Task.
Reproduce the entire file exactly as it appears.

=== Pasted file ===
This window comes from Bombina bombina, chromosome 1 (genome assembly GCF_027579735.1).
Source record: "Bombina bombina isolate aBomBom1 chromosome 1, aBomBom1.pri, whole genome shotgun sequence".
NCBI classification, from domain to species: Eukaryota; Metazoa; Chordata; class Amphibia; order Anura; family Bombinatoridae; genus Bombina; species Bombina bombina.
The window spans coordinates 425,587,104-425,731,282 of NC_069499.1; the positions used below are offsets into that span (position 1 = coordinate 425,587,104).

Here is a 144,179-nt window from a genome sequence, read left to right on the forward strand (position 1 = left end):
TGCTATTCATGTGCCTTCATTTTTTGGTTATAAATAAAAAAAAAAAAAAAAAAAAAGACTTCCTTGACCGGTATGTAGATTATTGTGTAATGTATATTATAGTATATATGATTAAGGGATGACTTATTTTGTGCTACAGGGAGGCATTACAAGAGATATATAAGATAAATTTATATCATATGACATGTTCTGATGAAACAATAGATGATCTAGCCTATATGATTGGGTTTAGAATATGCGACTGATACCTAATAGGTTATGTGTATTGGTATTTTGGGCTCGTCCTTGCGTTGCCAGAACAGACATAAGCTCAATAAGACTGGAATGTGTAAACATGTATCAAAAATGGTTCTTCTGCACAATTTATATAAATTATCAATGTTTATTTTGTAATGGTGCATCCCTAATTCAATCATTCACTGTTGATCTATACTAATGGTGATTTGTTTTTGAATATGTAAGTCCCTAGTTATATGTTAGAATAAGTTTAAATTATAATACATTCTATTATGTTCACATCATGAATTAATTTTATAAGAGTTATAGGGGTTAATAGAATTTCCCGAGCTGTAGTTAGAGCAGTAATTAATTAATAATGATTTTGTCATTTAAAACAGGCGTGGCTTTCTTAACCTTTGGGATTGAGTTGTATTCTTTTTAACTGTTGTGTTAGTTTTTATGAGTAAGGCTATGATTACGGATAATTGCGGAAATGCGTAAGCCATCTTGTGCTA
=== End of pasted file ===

This window comes from Bombina bombina, chromosome 1 (genome assembly GCF_027579735.1).
Source record: "Bombina bombina isolate aBomBom1 chromosome 1, aBomBom1.pri, whole genome shotgun sequence".
NCBI classification, from domain to species: Eukaryota; Metazoa; Chordata; class Amphibia; order Anura; family Bombinatoridae; genus Bombina; species Bombina bombina.
The window spans coordinates 425,587,104-425,731,282 of NC_069499.1; the positions used below are offsets into that span (position 1 = coordinate 425,587,104).

Here is a 144,179-nt window from a genome sequence, read left to right on the forward strand (position 1 = left end):
TGCTATTCATGTGCCTTCATTTTTTGGTTATAAATAAAAAAAAAAAAAAAAAAAAAGACTTCCTTGACCGGTATGTAGATTATTGTGTAATGTATATTATAGTATATATGATTAAGGGATGACTTATTTTGTGCTACAGGGAGGCATTACAAGAGATATATAAGATAAATTTATATCATATGACATGTTCTGATGAAACAATAGATGATCTAGCCTATATGATTGGGTTTAGAATATGCGACTGATACCTAATAGGTTATGTGTATTGGTATTTTGGGCTCGTCCTTGCGTTGCCAGAACAGACATAAGCTCAATAAGACTGGAATGTGTAAACATGTATCAAAAATGGTTCTTCTGCACAATTTATATAAATTATCAATGTTTATTTTGTAATGGTGCATCCCTAATTCAATCATTCACTGTTGATCTATACTAATGGTGATTTGTTTTTGAATATGTAAGTCCCTAGTTATATGTTAGAATAAGTTTAAATTATAATACATTCTATTATGTTCACATCATGAATTAATTTTATAAGAGTTATAGGGGTTAATAGAATTTCCCGAGCTGTAGTTAGAGCAGTAATTAATTAATAATGATTTTGTCATTTAAAACAGGCGTGGCTTTCTTAACCTTTGGGATTGAGTTGTATTCTTTTTAACTGTTGTGTTAGTTTTTATGAGTAAGGCTATGATTACGGATAATTGCGGAAATGCGTAAGCCATCTTGTGCTA